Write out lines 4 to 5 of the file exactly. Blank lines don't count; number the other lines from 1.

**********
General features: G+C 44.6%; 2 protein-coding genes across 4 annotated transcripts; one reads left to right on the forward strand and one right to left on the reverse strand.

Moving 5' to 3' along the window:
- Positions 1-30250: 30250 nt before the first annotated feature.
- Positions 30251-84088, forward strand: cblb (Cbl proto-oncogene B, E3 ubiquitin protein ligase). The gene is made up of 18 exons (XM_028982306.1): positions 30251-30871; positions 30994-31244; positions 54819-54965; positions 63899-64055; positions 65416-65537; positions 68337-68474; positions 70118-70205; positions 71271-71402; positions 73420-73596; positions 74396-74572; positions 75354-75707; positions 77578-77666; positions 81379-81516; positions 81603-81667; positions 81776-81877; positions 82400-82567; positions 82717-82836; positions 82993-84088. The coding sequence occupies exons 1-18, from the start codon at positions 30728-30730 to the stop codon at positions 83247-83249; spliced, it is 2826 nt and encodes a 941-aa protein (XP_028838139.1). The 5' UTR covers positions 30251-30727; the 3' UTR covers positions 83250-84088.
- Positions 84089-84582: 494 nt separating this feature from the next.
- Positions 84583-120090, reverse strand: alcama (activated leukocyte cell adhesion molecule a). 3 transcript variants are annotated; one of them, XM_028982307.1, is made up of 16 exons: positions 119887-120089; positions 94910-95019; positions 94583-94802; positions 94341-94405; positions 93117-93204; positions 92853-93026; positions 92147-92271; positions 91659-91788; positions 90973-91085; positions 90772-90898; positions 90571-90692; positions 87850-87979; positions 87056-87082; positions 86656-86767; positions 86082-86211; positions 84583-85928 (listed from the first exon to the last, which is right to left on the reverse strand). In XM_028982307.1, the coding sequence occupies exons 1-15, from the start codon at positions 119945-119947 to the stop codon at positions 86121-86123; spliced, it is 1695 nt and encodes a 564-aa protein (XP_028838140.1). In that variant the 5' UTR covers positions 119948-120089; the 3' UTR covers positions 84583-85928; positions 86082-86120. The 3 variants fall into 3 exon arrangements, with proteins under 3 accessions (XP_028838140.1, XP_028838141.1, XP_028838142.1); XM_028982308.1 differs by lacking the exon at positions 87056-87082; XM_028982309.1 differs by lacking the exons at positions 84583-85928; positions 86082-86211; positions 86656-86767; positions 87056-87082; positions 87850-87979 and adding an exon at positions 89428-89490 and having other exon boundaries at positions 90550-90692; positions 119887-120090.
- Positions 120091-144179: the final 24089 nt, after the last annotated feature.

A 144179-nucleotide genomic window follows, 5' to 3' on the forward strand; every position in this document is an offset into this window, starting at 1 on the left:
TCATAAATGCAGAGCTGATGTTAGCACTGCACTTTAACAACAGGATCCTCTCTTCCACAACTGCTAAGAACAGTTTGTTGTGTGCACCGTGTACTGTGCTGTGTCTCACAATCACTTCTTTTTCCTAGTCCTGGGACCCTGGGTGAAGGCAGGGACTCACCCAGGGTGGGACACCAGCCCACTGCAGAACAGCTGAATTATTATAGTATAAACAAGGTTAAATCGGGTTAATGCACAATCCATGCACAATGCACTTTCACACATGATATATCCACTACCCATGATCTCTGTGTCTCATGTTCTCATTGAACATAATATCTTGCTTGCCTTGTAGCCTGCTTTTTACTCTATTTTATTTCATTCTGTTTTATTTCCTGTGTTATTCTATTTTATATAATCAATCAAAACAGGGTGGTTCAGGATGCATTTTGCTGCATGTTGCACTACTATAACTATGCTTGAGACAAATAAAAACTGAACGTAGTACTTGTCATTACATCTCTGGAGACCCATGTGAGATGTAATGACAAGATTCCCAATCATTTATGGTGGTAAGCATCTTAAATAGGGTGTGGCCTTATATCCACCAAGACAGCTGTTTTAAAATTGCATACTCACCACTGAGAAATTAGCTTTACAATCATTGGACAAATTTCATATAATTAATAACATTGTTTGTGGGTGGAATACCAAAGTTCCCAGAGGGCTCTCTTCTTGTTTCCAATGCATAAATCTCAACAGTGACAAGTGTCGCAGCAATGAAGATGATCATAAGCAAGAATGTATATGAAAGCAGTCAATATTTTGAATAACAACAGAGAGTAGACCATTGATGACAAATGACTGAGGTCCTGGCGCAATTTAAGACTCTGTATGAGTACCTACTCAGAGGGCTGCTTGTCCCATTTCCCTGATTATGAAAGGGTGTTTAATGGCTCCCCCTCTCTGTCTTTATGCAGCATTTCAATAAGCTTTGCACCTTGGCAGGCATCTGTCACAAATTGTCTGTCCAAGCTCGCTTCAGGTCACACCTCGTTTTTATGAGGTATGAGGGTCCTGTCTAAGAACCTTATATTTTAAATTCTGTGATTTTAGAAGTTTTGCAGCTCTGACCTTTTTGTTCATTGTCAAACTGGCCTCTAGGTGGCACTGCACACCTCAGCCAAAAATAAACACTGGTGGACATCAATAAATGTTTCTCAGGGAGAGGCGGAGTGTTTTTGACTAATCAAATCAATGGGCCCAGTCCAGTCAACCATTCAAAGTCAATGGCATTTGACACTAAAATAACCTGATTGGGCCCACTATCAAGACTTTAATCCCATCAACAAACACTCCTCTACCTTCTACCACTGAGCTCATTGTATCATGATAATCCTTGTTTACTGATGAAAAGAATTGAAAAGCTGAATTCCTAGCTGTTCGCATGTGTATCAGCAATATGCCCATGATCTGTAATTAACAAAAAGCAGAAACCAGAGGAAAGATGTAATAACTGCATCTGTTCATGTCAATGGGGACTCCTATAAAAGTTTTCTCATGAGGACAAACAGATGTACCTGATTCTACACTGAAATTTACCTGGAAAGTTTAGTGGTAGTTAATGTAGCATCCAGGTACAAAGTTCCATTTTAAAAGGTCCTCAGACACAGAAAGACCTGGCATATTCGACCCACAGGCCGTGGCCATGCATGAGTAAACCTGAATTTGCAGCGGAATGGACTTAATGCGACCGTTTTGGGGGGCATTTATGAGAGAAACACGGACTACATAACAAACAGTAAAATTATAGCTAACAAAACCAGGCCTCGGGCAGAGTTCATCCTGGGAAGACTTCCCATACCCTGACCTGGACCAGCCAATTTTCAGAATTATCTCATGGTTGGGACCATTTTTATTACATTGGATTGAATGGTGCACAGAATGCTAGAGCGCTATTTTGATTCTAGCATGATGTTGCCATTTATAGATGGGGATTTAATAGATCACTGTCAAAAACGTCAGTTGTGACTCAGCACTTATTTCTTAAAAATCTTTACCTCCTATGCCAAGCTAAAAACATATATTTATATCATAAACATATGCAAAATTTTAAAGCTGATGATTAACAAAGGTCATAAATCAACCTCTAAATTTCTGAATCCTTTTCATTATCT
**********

- Positions 30251-84088, forward strand: cblb (Cbl proto-oncogene B, E3 ubiquitin protein ligase). The gene is made up of 18 exons (XM_028982306.1): positions 30251-30871; positions 30994-31244; positions 54819-54965; positions 63899-64055; positions 65416-65537; positions 68337-68474; positions 70118-70205; positions 71271-71402; positions 73420-73596; positions 74396-74572; positions 75354-75707; positions 77578-77666; positions 81379-81516; positions 81603-81667; positions 81776-81877; positions 82400-82567; positions 82717-82836; positions 82993-84088. The coding sequence occupies exons 1-18, from the start codon at positions 30728-30730 to the stop codon at positions 83247-83249; spliced, it is 2826 nt and encodes a 941-aa protein (XP_028838139.1). The 5' UTR covers positions 30251-30727; the 3' UTR covers positions 83250-84088.
- Positions 84089-84582: 494 nt separating this feature from the next.